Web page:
Science and Technology are manifestations of Order as a force; Magic/”Powers” are manifestations of Chaos as a force–wherein the laws of physics, biology, mathematics, are voided. Characters with command of magic don’t “play by the rules.” A spell or enchantment violates space, or gravity, or free will; a prophecy violates Time. But when a machine is built to accomplish these same feats? Everybody wants one. As old as the antagonism between reason and mysticism, is this divide.
There’s a complicating factor in the West: gender. Cries of “Witch” at first glance signal acknowledgement of the presence of a powerful woman, but really mean a woman beyond control–and the use of the slur is a final desperate attempt to regain that power, to call in the force of the collective against the relatively vulnerable individual. The parallel gender slur “Bitch” is a variant, defining the woman as merely a female, at the animal level.
Women have been villainized because they are unconsciously identified with Chaos–lack of control, emotion, a lure to sexuality, even insanity. “She” embodies the human inability to understand (“Weird,” we say–as in Macbeth‘s Weird Sisters–as a placeholder for that which we have yet to comprehend.) Recall that Circe–the most powerful female antagonist of Homer’s Odyssey–was denigrated from her proper status of goddess to a mere “witch.”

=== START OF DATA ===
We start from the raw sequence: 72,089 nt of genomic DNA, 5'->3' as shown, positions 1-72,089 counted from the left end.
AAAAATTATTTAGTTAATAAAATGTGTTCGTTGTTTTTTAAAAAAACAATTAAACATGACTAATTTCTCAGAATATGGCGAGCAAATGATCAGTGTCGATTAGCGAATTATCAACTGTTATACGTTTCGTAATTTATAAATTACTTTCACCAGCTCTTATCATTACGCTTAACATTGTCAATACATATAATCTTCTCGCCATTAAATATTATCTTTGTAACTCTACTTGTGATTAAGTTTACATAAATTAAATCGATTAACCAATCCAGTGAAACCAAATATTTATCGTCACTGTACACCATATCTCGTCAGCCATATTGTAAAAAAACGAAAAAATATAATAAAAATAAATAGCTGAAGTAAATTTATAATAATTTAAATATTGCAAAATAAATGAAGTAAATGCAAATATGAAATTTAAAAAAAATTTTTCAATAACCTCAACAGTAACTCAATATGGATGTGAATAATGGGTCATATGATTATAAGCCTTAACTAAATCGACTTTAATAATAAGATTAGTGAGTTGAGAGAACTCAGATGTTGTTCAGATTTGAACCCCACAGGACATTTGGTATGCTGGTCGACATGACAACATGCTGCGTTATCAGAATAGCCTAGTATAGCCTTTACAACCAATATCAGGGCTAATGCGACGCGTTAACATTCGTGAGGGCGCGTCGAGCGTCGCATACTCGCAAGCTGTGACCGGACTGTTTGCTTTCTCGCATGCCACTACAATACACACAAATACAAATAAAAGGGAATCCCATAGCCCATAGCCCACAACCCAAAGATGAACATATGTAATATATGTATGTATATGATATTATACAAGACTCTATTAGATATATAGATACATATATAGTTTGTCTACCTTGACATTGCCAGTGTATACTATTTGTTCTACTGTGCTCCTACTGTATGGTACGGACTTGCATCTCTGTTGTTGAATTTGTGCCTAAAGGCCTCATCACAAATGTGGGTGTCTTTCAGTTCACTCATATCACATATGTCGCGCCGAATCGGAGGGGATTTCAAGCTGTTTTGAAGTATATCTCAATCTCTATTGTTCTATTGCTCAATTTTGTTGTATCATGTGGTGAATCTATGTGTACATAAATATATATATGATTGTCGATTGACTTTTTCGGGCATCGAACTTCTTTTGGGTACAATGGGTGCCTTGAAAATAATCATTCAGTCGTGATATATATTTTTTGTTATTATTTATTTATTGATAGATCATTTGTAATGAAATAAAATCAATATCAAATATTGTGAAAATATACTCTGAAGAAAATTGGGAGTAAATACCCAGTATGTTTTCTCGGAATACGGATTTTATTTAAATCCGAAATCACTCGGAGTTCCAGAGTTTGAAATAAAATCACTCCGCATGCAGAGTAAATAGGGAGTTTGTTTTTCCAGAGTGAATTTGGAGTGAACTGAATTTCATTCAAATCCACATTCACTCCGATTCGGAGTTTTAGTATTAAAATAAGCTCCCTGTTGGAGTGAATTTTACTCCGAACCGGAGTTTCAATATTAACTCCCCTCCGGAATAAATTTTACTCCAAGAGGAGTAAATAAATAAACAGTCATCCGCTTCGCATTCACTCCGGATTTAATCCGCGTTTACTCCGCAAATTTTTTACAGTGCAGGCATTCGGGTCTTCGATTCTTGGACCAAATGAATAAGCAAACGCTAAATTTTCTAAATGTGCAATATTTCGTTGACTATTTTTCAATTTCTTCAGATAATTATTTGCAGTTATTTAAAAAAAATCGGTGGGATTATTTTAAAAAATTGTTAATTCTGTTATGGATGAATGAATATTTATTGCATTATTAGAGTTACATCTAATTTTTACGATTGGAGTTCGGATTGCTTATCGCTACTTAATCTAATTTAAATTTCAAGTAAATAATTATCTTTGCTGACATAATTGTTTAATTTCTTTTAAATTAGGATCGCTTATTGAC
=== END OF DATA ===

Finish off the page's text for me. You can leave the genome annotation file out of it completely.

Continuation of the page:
Often, agents of Chaos appear as Oracles–a brilliant trick, as it appears to sort things out–reveal the future. But prophecies are riddles that are subject to, and often are, misinterpreted, a storyteller’s way of warning us against too-slavish devotion to Order.
And the Wizard?–well, let us not forget one thing: he’s a fraud. Oz hides behind a bombastic projection of technology, Vader is half a robot, the Architect retreats to his room of computer screens. Order is at least as artificial a construct as Chaos, and as tenuous–as anyone who has ever experienced the danger of over-reliance upon technology–a flat tire, a dead cell phone battery, a corrupted hard drive–can attest. We crave order, routine, solidity beneath our feet, and we resist change, dynamism, and unpredictability–and yet these are catalysts of growth. The struggle of losing control, regaining it, and losing again are the very rhythms of life.
Agents of Order often appear as policemen and soldiers (the Sheriff of Nottingham or Sherriff Will Teasle or Javert) versus the intrusive elements and undesirables (Robin Hood or Rambo or Valjean) that threaten the community’s authoritarian stability. Thus we arrive at another of the tacit recognitions that Chaos is not inherently evil: the Western tradition of the rebel-hero (beginning with Prometheus versus Zeus). Only relatively recently have women been gaining access to these non-stygmatized roles, appropriately enough as adolescents (Bella Swan of Twilight, Beatrice Prior of Divergent.) Here, age prejudice intersects with gender prejudice in a kind of double-double standard. It remains largely to be seen if adult and mature women of Chaos can gain heroic acceptance as anarchistic rebels, and cease being dismissed as crazy old crones.